Home / Health / Men's & Women's Health / Maintaining Bone Quality
Wednesday, May 17, 2023

Maintaining Bone Quality


An Ounce of Prevention for Bone Health and Osteoporosis

As the weather warms up and everyone starts to get a little more active, staying consistent with fitness is extremely important. I wanted to give some tips and advice to our women readers on staying active and maintaining healthy bone quality. As women age and go through menopause, they are at an increased risk of breaking bones; we call them osteoporotic fractures. The wrist, spine and hip are the three areas most susceptible to breaking, especially in women aged 50- 70. Osteoporosis is a decrease in bone mass that results from age, menopause and metabolic changes in your body. The treatment for osteoporosis involves a team approach with your medical providers to manage the building blocks of bone and, most importantly, to prevent the condition from occurring in the first place.

Osteopenia and osteoporosis are diagnosed with a special type of X-ray called a DEXA scan. This scan measures the density or bone mineral density of certain bones in your body, such as your pelvis. The results are given as a T-score, which compares your bone mass to that of a 25-year-old. All women aged 65 and above should have this test done, as well as certain women under 65 who have risk factors for osteoporosis. The results of this test determine how often the next scan should be conducted, and the frequency varies from patient to patient.

Like most health concerns, prevention is the best cure for osteoporosis. Maintaining good bone quality requires a healthy lifestyle and staying active. Smoking has been linked to decreased bone quality and osteoporosis. So, kicking this bad habit is a great first step to ensuring bone health.

Adequate intake of the proper nutrients is also crucial. Without the right materials, you can’t maintain healthy bone quality. Calcium and vitamin D are essential for bone health, but getting enough of them in our regular diet is often difficult. Calcium is one of the main building blocks of bone. Women over 50 should consume 1,200 mg of calcium every day. Vitamin D is needed by our body to absorb calcium. Food and sun exposure are the sources of vitamin D, but again, we do not always get enough. The Bone Health and Osteoporosis Foundation recommends getting around 800-1,000 international units (IU) of vitamin D daily for men and women over 50. Taking these two nutrients as daily supplements can ensure your body has the materials it needs to maintain healthy bones.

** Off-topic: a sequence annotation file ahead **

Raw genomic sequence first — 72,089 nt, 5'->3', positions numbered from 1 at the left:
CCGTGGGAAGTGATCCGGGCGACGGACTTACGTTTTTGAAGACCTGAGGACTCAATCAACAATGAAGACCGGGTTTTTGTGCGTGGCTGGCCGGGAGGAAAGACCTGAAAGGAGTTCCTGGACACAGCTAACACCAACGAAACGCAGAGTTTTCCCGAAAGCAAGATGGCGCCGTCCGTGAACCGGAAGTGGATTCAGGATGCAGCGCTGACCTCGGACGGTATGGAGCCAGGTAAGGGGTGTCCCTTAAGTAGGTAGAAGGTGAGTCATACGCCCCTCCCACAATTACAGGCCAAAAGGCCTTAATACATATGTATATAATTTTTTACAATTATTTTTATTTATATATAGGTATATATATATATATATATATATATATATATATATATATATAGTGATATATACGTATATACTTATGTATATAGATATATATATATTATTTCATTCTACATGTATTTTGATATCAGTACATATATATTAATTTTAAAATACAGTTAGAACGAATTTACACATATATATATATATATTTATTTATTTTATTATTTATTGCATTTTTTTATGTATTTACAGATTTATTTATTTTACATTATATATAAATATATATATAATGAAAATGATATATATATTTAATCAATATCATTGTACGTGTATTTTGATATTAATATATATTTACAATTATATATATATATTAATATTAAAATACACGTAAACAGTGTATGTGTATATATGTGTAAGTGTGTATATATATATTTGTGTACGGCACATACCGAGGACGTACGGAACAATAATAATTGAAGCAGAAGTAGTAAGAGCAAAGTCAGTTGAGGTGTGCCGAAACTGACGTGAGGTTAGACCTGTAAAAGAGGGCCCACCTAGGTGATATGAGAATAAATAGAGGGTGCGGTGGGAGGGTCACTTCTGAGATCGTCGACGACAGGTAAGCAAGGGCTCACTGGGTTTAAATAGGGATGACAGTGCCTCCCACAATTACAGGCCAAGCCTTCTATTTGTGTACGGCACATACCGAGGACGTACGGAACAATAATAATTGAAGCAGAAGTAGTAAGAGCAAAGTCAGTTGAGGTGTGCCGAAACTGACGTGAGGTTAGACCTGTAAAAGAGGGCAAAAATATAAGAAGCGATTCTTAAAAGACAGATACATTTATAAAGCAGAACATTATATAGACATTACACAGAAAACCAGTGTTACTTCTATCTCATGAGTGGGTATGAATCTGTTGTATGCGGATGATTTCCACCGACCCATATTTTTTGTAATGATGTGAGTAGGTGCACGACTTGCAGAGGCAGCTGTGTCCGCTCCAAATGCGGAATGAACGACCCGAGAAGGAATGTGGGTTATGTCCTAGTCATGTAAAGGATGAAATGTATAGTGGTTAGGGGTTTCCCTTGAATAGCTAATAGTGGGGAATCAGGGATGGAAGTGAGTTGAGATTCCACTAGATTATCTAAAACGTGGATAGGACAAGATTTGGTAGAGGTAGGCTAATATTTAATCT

Staying physically active through exercise is the last piece of the puzzle in preventing osteoporosis and fractures. Weight-bearing exercises are important for increasing and maintaining bone density. These are exercises done while standing, working against gravity. Examples include brisk walking, hiking, jogging and playing tennis. Strength training exercises, which can be done using your own body weight, resistance bands or free weights, can also help improve bone quality. Although yoga and pilates are not necessarily weightbearing exercises and may not directly contribute to bone mass, they can improve balance, which may help prevent falls and fractures.

In summary, maintaining bone health is a lifelong commitment and an investment in yourself. It takes an assortment of healthy lifestyle choices, supplemental intake and exercise to ensure osteoporosis never starts. In some cases, if this isn’t enough, your medical doctor might discuss medications that can help. As the old saying goes, an ounce of prevention is worth a pound of cure.

Jeffrey Pearson, M.D. is a fellowship-trained orthopedic surgeon specializing in anterior total hip replacement and robotic knee replacement. To schedule an appointment, visit https://orthopedicspecialistsla.com/ or call 318-635-3052.


The Forum News